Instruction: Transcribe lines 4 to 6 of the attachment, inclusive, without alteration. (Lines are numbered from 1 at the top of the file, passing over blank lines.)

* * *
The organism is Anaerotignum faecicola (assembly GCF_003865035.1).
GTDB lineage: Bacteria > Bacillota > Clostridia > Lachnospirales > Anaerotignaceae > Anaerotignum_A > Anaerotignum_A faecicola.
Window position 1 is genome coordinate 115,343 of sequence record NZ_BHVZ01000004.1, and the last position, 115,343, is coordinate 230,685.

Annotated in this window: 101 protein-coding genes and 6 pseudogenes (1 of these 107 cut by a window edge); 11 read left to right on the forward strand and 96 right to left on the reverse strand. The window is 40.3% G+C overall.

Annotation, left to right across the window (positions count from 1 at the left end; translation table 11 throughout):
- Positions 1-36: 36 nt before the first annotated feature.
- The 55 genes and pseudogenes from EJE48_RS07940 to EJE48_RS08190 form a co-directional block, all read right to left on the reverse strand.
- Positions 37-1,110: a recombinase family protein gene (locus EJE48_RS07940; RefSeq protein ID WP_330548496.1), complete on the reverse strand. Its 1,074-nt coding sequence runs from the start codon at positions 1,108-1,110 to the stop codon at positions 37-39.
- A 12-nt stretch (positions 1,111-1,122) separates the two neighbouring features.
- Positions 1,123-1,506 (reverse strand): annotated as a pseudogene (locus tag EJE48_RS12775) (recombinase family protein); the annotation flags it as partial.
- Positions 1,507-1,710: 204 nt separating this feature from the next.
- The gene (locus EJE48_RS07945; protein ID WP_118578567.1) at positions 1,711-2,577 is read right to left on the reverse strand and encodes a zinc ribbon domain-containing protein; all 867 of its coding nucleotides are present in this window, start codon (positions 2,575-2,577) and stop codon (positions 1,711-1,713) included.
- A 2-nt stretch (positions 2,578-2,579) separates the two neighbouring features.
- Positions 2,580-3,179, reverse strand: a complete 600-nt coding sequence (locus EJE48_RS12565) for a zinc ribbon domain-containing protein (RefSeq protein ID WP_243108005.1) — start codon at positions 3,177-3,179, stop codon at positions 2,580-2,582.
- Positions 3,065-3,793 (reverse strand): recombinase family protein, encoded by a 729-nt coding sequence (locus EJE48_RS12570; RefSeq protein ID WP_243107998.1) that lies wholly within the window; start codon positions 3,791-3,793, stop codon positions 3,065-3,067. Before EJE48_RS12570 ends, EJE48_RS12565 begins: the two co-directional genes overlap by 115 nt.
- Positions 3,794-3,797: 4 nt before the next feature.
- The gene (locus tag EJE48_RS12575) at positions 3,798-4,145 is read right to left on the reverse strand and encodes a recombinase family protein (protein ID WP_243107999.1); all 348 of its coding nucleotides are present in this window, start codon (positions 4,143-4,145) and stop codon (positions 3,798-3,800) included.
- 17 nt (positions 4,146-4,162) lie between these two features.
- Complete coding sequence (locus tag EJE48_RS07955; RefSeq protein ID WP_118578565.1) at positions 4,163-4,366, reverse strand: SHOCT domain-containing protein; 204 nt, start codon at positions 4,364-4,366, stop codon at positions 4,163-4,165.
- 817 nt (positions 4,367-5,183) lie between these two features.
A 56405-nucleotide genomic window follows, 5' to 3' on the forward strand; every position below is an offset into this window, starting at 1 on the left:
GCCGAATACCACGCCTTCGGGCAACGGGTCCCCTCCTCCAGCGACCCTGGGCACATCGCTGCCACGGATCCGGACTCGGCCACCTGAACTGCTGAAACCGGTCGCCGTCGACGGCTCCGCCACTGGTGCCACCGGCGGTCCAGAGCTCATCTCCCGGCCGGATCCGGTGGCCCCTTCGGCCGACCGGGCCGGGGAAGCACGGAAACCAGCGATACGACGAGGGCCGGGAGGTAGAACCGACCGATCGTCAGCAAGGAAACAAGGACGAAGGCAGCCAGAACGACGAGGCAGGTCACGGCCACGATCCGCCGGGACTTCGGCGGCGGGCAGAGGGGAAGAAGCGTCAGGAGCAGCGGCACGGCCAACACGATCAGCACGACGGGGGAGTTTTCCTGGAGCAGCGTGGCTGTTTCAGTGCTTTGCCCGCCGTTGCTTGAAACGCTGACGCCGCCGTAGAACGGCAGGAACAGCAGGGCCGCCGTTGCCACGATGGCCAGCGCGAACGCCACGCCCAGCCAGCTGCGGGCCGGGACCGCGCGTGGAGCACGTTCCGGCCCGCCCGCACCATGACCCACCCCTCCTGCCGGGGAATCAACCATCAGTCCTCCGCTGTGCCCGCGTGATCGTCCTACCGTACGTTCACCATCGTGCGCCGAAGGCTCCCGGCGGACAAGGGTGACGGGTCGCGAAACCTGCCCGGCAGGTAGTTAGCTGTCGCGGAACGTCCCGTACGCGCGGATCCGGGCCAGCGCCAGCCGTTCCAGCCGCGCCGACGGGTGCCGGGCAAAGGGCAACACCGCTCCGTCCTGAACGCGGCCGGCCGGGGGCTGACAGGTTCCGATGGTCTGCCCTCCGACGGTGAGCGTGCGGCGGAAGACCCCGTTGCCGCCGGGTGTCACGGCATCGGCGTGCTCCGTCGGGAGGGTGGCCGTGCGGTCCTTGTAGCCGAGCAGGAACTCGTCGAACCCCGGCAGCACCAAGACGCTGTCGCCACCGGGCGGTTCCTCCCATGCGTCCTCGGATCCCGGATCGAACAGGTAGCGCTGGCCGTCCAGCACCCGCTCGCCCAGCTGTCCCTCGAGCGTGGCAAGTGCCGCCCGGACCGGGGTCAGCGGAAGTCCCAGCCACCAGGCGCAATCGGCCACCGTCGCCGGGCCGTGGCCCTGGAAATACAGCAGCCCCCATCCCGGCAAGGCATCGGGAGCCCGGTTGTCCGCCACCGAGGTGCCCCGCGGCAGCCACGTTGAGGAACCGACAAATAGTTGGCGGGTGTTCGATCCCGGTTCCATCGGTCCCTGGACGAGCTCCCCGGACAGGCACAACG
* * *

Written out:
Annotated in this window: 101 protein-coding genes and 6 pseudogenes (1 of these 107 cut by a window edge); 11 read left to right on the forward strand and 96 right to left on the reverse strand. The window is 40.3% G+C overall.

Annotation, left to right across the window (positions count from 1 at the left end; translation table 11 throughout):
- Positions 1-36: 36 nt before the first annotated feature.